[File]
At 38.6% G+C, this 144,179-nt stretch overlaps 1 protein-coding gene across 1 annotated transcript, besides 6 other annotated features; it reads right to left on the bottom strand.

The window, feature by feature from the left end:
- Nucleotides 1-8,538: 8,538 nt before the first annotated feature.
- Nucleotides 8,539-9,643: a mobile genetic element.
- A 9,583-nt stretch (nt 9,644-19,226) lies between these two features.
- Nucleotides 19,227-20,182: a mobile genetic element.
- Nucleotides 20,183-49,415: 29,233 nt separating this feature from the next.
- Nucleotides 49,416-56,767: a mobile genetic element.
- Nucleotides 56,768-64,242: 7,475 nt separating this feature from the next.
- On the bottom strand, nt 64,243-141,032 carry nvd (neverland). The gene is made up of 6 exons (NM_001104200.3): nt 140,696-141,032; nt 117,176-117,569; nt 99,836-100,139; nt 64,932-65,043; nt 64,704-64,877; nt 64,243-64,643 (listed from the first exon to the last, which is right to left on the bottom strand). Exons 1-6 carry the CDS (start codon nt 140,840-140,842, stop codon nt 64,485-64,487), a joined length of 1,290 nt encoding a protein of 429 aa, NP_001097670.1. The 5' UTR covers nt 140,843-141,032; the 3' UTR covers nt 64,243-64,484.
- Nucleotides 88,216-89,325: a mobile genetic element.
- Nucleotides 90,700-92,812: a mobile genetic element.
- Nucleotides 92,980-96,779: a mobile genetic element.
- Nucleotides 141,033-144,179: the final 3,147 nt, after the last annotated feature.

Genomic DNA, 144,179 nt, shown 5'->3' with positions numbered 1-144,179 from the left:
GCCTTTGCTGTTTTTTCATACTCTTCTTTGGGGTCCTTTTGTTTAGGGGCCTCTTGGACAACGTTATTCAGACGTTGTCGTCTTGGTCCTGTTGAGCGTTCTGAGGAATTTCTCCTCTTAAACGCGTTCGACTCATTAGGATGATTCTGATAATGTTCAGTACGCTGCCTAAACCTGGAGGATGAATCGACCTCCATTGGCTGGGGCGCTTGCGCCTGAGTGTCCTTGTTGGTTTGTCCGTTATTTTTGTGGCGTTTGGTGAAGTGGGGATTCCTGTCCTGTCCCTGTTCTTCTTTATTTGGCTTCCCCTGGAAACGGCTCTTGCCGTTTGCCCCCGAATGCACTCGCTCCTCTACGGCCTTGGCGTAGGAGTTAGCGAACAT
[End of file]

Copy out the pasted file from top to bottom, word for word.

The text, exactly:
At 38.6% G+C, this 144,179-nt stretch overlaps 1 protein-coding gene across 1 annotated transcript, besides 6 other annotated features; it reads right to left on the bottom strand.

The window, feature by feature from the left end:
- Nucleotides 1-8,538: 8,538 nt before the first annotated feature.
- Nucleotides 8,539-9,643: a mobile genetic element.
- A 9,583-nt stretch (nt 9,644-19,226) lies between these two features.
- Nucleotides 19,227-20,182: a mobile genetic element.
- Nucleotides 20,183-49,415: 29,233 nt separating this feature from the next.
- Nucleotides 49,416-56,767: a mobile genetic element.
- Nucleotides 56,768-64,242: 7,475 nt separating this feature from the next.
- On the bottom strand, nt 64,243-141,032 carry nvd (neverland). The gene is made up of 6 exons (NM_001104200.3): nt 140,696-141,032; nt 117,176-117,569; nt 99,836-100,139; nt 64,932-65,043; nt 64,704-64,877; nt 64,243-64,643 (listed from the first exon to the last, which is right to left on the bottom strand). Exons 1-6 carry the CDS (start codon nt 140,840-140,842, stop codon nt 64,485-64,487), a joined length of 1,290 nt encoding a protein of 429 aa, NP_001097670.1. The 5' UTR covers nt 140,843-141,032; the 3' UTR covers nt 64,243-64,484.
- Nucleotides 88,216-89,325: a mobile genetic element.
- Nucleotides 90,700-92,812: a mobile genetic element.
- Nucleotides 92,980-96,779: a mobile genetic element.
- Nucleotides 141,033-144,179: the final 3,147 nt, after the last annotated feature.

Genomic DNA, 144,179 nt, shown 5'->3' with positions numbered 1-144,179 from the left:
GCCTTTGCTGTTTTTTCATACTCTTCTTTGGGGTCCTTTTGTTTAGGGGCCTCTTGGACAACGTTATTCAGACGTTGTCGTCTTGGTCCTGTTGAGCGTTCTGAGGAATTTCTCCTCTTAAACGCGTTCGACTCATTAGGATGATTCTGATAATGTTCAGTACGCTGCCTAAACCTGGAGGATGAATCGACCTCCATTGGCTGGGGCGCTTGCGCCTGAGTGTCCTTGTTGGTTTGTCCGTTATTTTTGTGGCGTTTGGTGAAGTGGGGATTCCTGTCCTGTCCCTGTTCTTCTTTATTTGGCTTCCCCTGGAAACGGCTCTTGCCGTTTGCCCCCGAATGCACTCGCTCCTCTACGGCCTTGGCGTAGGAGTTAGCGAACAT